Class teaches people on tight budget how to cook

June 14, 2013 6:32:01 PM PDT
The Bay Area is a region full of restaurants and busy people, but a San Francisco non-profit wants to show people they do have time to cook and it can be fun. ABC7 News learned when you help yourself to their newest cooking class, you're also helping the less fortunate.

"This really fun vegetable, it kind of looks like an orb from outer space," said chef Michelle McKenzie as she introduced a class of a dozen people to kohlrabi.

Kohlrabi is part of the cabbage family and it goes well with a hint of preserved lemon.

"So I'm going to run my knife down the preserved lemon," explained McKenzie.

It's the sort of class she would normally teach in two to three hours. But for the first time, the cooking non-profit 18 Reasons is trying something different.

"Kind of like a power hour at your gym, or a yoga class, but it's about food. So you'll actually cook and eat a delicious, healthy meal in less than an hour," said Sarah Nelson, the executive director of 18 Reasons.

The message is simple: even a busy person can be a great cook.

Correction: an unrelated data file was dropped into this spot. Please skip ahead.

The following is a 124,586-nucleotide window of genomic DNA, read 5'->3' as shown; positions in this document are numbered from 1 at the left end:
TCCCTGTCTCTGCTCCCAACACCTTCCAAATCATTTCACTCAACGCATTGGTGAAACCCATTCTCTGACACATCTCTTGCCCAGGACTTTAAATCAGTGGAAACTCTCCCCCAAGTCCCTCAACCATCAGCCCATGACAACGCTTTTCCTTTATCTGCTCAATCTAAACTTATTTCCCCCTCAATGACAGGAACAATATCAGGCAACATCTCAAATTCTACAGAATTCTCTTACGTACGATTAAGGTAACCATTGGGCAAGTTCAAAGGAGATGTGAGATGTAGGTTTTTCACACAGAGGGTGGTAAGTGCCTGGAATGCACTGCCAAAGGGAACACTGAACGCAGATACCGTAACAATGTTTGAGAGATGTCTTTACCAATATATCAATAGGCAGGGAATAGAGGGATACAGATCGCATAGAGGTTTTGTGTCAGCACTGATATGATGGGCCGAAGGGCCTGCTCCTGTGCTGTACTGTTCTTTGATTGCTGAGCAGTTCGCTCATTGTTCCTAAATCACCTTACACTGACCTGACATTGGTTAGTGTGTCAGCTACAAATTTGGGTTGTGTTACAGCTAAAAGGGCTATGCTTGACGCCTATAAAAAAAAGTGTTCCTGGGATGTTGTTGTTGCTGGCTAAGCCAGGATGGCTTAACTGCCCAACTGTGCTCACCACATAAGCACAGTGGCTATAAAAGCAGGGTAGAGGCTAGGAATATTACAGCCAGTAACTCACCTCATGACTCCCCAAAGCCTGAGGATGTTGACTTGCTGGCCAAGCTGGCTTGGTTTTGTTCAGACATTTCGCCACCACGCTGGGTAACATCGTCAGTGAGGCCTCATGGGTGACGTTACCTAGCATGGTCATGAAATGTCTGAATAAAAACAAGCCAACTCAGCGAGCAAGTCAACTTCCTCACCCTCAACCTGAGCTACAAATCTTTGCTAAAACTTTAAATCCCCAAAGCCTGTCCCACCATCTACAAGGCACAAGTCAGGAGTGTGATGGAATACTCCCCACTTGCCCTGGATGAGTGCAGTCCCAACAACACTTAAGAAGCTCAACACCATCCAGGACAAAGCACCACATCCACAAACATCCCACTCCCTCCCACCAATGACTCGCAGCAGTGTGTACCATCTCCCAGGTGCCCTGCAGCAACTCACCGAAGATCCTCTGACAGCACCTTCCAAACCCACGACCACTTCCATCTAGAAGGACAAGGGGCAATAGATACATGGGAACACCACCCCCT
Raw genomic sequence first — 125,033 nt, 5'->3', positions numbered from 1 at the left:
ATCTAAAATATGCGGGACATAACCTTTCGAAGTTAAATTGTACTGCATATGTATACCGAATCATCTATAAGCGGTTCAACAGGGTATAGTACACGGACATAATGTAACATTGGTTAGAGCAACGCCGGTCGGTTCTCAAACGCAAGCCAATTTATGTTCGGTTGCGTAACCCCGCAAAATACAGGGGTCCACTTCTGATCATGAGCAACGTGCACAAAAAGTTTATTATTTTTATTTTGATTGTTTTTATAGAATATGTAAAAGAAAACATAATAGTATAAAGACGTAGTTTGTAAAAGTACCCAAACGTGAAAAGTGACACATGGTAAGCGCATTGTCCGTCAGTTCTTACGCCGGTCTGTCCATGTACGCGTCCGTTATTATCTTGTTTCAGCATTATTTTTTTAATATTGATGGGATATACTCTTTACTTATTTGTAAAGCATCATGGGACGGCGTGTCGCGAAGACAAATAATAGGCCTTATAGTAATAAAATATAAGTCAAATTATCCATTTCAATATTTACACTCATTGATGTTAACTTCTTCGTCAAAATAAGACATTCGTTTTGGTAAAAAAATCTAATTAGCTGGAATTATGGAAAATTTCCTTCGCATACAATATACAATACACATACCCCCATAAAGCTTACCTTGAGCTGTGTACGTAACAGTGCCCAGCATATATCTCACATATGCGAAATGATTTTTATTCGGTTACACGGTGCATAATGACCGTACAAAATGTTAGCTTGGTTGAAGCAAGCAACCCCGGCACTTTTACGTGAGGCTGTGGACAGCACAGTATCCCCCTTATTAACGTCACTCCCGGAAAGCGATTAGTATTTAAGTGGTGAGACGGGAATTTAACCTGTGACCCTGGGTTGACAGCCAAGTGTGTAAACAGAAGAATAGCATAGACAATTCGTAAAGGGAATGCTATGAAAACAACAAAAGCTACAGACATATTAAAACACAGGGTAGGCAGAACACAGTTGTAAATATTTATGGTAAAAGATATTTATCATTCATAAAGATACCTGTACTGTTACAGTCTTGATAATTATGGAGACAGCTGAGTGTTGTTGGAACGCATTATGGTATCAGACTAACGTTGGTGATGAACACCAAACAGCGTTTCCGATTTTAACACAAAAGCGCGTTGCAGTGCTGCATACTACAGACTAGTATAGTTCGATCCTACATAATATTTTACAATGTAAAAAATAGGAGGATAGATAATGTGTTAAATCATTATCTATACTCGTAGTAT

"Something we hear all the time is, 'You know, I always thought healthy food took a long time to make, or I thought healthy food didn't taste good,'" said Nelson.

"Rose and berries go really, really well together. I'm just going to take my pestle and just going to run it around," explained McKenzie to the class.

The very first class at lunchtime included dessert and for a special price -- $10.

The class is normally $20, which still might sound like a great deal when you find out where some of that money is going. 18 Reasons just merged with another local group, 3 Squares, to provide this same level of cooking instruction in communities where money is tight.

The two sides of the program aren't really that different. Both classes are just an hour long, both all about tasty and healthy. But families who need it can attend "Cooking Matters" for free and leave with a bag of groceries.

"In Cooking Matters, we try to really focus on affordable ingredients. So each serving of a recipe costs less $1.50," said Nelson.

"This is a great thing for kids to do," said McKenzie.

We spoke to a pair of young brothers in the class, Nelson and Clark Koskela. Knowing it's for a good cause might just be the 19th reason Clark is glad he showed up.

"Like every bite is so much different from the last one," said Clark.

Bloom: "Your brother's going to be a chef, huh?"
Nelson: "Yes, he is. Definitely."


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